A brief introduction to the pulse position modulation (PPM) used for infrared transmission system will be given here. An N-ary PPM divides a symbol into N slots and determines the slot address where the pulse is by the value of the data it transmits. FIGS. 1A and 1B show two kinds of 4-ary PPM where a symbol has 4 slots respectively encoded as (00, 01, 11, 10). FIG. 1A is a full slot mode and FIG. 1B is a half slot mode, in which the encoded slot is called signal slot, e.g. 01.

The data are transmitted by way of packet including a preamble sequence, a training sequence and a data sequence. The preamble sequence consists of a series of 00 symbols ended with a symbol 10, by which the receiver can determine whether the transmitter is transmitting the signal to obtain the preliminary synchronization. The training sequence provides a basis by which the receiver can judge the telecommunication channel characteristics with which the receiver can avoid the channel influence through the equalizer. The data sequence includes data to be transmitted.

In the preamble sequence, the receiver is preliminarily synchronized. It requires a timing recovery circuit (TRC) to maintain the sampling synchronization upon transmitting training sequence and data sequence. Generally speaking, a TRC can be completed by a delay locked loop (DLP). FIG. 2 is a block diagram showing an infrared receiver using a DLP. Initially, the infrared signal is amplified by a preamplifier and then quantized by an analog-to-digital converter. Thereafter, the preamble sequence detector checks whether there are continuous preamble sequence signals of fixed period in the received signal. If yes, a signal will be outputted to actuate the phase detector which will check to determine whether the sampled phase has a leading or a lagging time base. If it is lagging (or leading), the delay line will be notified to reduce (or increase) the delay time in order to be in phase with the input signal.

There are advantages and disadvantages in using the DLP as the basic structure of the infrared receiver. Advantages include reducing the over-sampling multiple of the analog-to-digital converter, which enables the later digital processing module to be manipulated in a lower speed to further minimize the power consumption. Disadvantages include being difficult to converge owing to a very large noise, which will result in an interrupted reception through a sampling timing drift. Further, the conventional timing recovery mechanism using the locked loop to soundly maintain the timing stability in a relatively longer period requires a relatively long period of time to lock the phase. Since the infrared wireless transmission uses a packet structure belonging to a transmission of burst mode, it does not require a stability in a long period of time but is to be designed into one having a wider loop bandwidth in order to quickly lock the phase. Such design, however, will have a poor stability and is easily interfered by the noise. Further, the indoor infrared transmission environment is a very bad telecommunication channel so that the phase locked loop (PLL) design becomes more complicated. Accordingly, it would appear that PLL is not a good choice.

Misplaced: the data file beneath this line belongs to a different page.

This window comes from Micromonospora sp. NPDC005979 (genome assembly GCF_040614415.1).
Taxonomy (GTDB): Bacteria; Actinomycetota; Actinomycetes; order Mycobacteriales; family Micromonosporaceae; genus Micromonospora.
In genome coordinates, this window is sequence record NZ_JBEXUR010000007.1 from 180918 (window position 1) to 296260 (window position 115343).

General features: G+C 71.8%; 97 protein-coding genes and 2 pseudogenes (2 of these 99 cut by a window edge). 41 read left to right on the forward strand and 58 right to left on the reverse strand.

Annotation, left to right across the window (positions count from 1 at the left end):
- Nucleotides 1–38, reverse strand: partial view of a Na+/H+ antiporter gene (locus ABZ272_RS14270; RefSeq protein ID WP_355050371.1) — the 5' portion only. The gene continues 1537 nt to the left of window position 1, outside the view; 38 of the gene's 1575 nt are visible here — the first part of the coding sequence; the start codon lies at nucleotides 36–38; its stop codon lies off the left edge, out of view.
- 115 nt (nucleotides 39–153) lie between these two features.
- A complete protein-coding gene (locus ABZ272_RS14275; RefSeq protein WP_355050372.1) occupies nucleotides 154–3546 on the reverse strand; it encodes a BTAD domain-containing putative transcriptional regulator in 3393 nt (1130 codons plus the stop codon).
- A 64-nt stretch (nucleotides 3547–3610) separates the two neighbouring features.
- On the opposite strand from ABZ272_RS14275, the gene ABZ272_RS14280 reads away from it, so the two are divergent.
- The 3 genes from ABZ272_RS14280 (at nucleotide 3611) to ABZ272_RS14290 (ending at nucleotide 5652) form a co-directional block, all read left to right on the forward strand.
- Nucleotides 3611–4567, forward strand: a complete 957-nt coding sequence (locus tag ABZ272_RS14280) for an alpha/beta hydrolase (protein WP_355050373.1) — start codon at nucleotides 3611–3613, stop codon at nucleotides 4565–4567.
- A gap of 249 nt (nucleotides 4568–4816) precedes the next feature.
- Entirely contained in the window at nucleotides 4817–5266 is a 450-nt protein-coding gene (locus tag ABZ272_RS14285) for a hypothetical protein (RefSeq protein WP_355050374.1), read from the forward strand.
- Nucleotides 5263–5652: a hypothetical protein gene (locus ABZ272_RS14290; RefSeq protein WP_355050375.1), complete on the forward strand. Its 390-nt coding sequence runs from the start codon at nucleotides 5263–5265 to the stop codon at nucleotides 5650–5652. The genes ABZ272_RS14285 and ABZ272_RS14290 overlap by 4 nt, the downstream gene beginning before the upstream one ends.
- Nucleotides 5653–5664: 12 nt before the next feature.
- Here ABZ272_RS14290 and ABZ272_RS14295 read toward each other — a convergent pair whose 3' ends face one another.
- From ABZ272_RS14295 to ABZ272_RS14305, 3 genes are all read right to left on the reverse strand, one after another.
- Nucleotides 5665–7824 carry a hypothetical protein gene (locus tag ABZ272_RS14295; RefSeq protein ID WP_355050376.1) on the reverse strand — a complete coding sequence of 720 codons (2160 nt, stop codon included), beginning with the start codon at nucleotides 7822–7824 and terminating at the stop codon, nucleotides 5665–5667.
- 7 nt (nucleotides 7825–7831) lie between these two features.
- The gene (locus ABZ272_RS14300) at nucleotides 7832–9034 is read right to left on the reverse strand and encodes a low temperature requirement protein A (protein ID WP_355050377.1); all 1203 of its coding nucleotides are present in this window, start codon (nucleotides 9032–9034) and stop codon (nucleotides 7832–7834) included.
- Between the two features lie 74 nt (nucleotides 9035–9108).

As mentioned, the indoor infrared transmmision data is transmitted in packets each of which only has about 1 thousand of symbols. In the situation of a general frequency error, the accumulated phase error will not become too large. In an example of 100 PPM frequency error, the accumulated phase error of a packet of 1 thousand of symbols only occupies 0.1 symbol period of time. In a symbol having four time slots and having a sampling speed being 8 times that of the symbol frequency where a sampling period equals to 0.125 symbol period, the accumulated phase angle error cannot even change one sampling time base. In this situation, there still is a sample located within the active time slot. In addition, if the channel noise is too large, there will be a phase jitter upon phase detection to result in a detection error affecting the accuracy of locked phase.

It is therefore tried by the applicant to deal with the above situation encountered by the prior art.

SUMMARY OF THE INVENTION

It is therefore an object of the present invention to provide a simple demodulation for a demodulation circuit architecture.

It is further an object of the present invention to provide a low hardware cost for a demodulation circuit architecture.

It is still an object of the present invention to increase the using flexibility for a demodulation circuit architecture.

It is additional an object of the present invention to provide an expansible demodulation circuit architecture.

It is yet an object of the present invention to provide a demodulation circuit architecture having a reduced telecommunication channel noise.